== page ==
|Site Navigation: Home page . Family History [ Biographies | Catley Database | Census | Churches | Links | Memorials | Olby One-Name Study | Surnames | Tableaus | Trade Directories | Wills ]|
Having started I decided to research my wife's family as well as the Newall family, and to try to trace my birth parent's and their families. Armed with the information on my adoption order I quickly located my mother's family and tracked down the location of my adoption records. After the required statutory counselling I was able to examine the latter, which identified my father. Thus I had a dozen lines to follow; I have traced most back to the beginning of Civil Registration in 1837 and some a lot further.
Incidentally, I have still only have positive identification for about 16 people in the 1901 wedding photograph. Does anyone know who the others are?
|I belong to the following societies:|
Another way of displaying an ancestor tree is as a conventional five-generation ancestor sheet. You are welcome to copy this template for your own use (but please acknowledge its source).
I am now compiling sets of family history pages for a family 'IntraNet' for distribution to family members on CDs. I have put a small subset of these pages online here. If you have any comments or would like information about creating your own family IntraNet please contact me.
The Catley Events Database holds information supplied by a worldwide group of Cat[t]ley researchers. I have summarised my Catley family connections from Weaverham, Cheshire and further information about Catley families worldwide is to be found at The Catley Desk website.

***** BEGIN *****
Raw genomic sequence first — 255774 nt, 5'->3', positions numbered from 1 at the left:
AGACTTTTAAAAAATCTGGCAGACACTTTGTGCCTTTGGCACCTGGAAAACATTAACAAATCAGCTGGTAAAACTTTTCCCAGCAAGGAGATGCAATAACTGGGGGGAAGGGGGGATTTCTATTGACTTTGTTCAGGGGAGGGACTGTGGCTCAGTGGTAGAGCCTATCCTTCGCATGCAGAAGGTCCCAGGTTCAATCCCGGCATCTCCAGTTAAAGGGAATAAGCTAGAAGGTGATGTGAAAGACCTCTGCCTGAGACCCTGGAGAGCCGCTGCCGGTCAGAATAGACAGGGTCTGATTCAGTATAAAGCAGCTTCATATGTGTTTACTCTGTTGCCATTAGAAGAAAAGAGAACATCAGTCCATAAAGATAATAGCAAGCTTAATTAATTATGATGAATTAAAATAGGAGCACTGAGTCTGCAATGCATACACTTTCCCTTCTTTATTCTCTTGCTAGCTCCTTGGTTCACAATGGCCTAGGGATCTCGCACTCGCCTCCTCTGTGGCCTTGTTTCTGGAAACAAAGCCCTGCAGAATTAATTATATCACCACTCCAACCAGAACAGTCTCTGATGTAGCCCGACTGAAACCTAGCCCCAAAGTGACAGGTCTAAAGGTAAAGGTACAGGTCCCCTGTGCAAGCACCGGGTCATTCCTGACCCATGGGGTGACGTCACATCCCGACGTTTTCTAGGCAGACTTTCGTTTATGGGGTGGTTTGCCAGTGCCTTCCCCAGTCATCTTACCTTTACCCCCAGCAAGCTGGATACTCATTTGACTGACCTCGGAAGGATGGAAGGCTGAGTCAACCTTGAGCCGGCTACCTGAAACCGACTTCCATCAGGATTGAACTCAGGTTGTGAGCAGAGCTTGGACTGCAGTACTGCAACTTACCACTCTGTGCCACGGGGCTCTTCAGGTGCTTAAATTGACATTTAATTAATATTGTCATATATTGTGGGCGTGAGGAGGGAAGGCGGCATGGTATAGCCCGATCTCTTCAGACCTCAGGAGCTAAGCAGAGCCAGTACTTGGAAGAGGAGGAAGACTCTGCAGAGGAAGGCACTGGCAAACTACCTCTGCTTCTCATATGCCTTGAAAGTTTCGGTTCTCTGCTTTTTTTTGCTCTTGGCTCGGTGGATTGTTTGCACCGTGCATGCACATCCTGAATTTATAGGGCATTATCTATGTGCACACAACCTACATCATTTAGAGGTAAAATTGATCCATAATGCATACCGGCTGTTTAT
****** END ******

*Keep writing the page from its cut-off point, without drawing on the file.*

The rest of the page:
My current research interests are listed here, if any of them rings a bell please get in touch.
Some of the families I am researching lived 'in interesting times' or interesting places. Here are a few examples:
Hall The Halls, ancestors of my adoptive mother, lived in the lead-mining village of Middleton-by-Wirksworth until the 1870s and held shares in the Goodluck Mine until its sale in 1830. I have transcribed the 1841 Census for Middleton, the village had a population of 1031 and the as enumerated census records and name index are now on-line. Copies of the full transcript and name index have been deposited with the library of the Derbyshire FHS. John Palmer's transcriptions of the Wirksworth Parish registers have been invaluable in tracing the various families in Middleton. Olby From around 1800 successive generations of the Olbys were flint-knappers in Brandon. Flint-working had been a local industry since neolithic times and Brandon was the centre of the gunflint industry until the development of the percussion cap in the early 19th century. The Brandon Heritage Project website provides a lavishly illustrated summary of the history this small Suffolk town situated in the river Ouse on the Suffolk/Norfolk border. [The Olby surname has now been registered as a One-Name Study - see below] Dowding Members of the Dowding family farmed in the Westbury on Severn area since 1700 or earlier. In 1892 John Dowding first described the Blaisdon Red plum, which makes an excellent red jam and was for many years a major crop in the area.
Return to Home Page